Why don't they like me? *cry*Found at: http://memegenerator.net/90s-Problems/caption/5317243

Why don’t they like me? *cry*
Found at: http://memegenerator.net/90s-Problems/caption/5317243

Now don’t all start trying to make me feel better by pointing out that I didn’t actually really like any of those men (to which I reply: neither did my friend! In fact, she liked many less than I did!) or that I did get one match and I should probably forget the other number and contact him (to which I reply: I’m almost certain I wasn’t interested in that guy – I think I wrote his number down by accident) or that there are ‘plenty of other fish in the sea!’ (to which I reply: in my case, at least, the statistics suggest otherwise) or that its not important about how many other people like me, its just about finding that one special person that I like and who likes me back (to which I reply: *vomit*). No, no. I am quite happy existing in my late-90s teenage nightmare; imagining myself as a Jennifer Love Hewitt/Katie Holmes-esque ingenue dressed in a matchy-matchy lycra midriff top and mini-skirt, chunky shoes and choker necklace, bawling my eyes out on the edge of my Dawson’s Party of Five bed after the ‘Made for Each Other’ themed school dance. I refuse to be cheered out of this foul mood. I’m off to get myself a cat. Except that my house already has a cat and I can’t actually afford to feed one.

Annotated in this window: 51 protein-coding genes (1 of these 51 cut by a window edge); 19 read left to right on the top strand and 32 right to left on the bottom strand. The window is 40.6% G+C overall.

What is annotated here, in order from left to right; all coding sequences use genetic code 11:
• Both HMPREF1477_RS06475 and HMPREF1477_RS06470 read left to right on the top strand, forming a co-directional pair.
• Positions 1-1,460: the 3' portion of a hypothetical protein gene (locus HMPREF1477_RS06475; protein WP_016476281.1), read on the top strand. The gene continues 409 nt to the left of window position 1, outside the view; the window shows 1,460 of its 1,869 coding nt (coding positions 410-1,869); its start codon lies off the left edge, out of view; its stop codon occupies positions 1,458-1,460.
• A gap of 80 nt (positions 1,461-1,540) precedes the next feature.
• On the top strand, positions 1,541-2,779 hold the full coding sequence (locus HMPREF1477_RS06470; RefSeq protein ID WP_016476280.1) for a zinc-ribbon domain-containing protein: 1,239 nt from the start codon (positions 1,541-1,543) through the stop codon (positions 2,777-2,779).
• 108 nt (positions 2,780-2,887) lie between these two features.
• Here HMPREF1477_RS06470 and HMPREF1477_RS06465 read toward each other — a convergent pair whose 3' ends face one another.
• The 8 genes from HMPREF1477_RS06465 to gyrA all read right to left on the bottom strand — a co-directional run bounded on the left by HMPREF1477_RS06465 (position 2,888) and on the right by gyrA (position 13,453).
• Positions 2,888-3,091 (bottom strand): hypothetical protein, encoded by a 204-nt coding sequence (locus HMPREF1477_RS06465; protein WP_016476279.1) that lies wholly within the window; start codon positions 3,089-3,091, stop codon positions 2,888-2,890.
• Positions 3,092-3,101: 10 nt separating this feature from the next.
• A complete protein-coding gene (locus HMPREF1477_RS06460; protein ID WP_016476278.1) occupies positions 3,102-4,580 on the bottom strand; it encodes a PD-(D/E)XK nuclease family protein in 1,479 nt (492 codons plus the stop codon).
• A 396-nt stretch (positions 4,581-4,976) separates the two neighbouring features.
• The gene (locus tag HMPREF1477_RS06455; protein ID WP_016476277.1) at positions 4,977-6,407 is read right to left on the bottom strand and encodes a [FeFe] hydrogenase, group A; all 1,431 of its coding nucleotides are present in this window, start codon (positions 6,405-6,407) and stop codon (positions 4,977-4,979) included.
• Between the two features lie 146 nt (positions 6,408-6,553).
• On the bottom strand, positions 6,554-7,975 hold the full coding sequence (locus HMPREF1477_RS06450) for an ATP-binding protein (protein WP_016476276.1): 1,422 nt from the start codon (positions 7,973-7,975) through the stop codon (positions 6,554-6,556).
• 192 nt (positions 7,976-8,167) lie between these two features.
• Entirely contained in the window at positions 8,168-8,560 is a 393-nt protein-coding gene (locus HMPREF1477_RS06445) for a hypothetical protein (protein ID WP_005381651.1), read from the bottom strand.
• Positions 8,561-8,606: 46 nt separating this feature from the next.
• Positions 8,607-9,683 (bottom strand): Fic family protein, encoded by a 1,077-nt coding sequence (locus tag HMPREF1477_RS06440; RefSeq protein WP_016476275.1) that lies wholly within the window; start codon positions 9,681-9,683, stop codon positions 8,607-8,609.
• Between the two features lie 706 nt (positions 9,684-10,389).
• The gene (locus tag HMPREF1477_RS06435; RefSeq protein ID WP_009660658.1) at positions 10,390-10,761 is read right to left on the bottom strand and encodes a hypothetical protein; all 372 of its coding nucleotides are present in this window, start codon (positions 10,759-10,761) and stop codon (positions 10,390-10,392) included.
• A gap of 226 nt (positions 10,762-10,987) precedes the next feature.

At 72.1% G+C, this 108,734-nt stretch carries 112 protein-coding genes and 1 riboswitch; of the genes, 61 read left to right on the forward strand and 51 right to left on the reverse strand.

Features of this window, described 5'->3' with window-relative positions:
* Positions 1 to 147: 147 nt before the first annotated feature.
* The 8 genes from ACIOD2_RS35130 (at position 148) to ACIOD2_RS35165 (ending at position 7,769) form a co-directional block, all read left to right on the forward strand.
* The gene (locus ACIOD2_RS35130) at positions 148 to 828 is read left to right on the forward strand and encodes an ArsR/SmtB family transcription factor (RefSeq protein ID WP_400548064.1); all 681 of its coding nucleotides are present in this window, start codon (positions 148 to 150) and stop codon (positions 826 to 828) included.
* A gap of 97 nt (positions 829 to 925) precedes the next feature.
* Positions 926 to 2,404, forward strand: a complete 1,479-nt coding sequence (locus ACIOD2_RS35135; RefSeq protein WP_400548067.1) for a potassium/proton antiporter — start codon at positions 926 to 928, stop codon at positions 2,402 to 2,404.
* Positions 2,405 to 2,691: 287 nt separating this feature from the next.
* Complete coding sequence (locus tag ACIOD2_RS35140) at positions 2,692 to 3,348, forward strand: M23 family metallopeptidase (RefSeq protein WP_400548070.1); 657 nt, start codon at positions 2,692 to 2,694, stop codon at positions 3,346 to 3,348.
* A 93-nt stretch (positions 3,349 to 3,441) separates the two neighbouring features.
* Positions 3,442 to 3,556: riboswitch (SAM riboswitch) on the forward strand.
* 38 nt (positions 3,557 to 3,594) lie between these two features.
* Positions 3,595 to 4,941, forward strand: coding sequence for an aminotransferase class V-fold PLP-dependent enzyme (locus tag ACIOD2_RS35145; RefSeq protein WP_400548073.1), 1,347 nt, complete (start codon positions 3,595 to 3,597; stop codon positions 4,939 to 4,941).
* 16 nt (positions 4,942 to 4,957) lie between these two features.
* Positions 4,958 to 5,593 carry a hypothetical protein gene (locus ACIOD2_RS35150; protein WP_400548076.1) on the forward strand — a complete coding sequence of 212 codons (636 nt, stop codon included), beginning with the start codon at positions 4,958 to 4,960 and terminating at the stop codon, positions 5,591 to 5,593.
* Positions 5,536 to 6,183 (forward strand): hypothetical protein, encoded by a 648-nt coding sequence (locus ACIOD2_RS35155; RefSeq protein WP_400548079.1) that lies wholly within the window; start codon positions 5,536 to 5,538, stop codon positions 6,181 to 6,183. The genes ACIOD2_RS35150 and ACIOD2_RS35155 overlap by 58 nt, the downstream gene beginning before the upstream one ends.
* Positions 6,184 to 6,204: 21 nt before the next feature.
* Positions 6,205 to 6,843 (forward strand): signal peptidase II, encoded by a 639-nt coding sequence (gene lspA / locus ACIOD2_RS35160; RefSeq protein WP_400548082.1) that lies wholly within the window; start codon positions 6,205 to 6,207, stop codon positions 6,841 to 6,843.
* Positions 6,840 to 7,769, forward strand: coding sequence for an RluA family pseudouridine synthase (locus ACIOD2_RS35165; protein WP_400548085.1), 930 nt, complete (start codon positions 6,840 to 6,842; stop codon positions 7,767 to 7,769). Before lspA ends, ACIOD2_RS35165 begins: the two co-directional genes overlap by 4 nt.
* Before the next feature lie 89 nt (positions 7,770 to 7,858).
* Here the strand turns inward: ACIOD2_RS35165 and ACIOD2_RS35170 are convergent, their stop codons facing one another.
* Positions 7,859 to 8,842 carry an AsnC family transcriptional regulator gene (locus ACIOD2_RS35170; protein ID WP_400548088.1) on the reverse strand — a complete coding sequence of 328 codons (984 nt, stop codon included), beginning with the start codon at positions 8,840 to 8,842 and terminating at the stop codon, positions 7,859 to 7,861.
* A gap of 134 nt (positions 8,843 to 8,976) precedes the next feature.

God, I can’t even get that right.

What a fanta-bulous Valentine’s Day.

1 Comment

Filed under Dating, London

One response to “Speed Dating

  1. I fancy you. Fact. Much love, ‘your not-at-all-grumpy, very good friend’.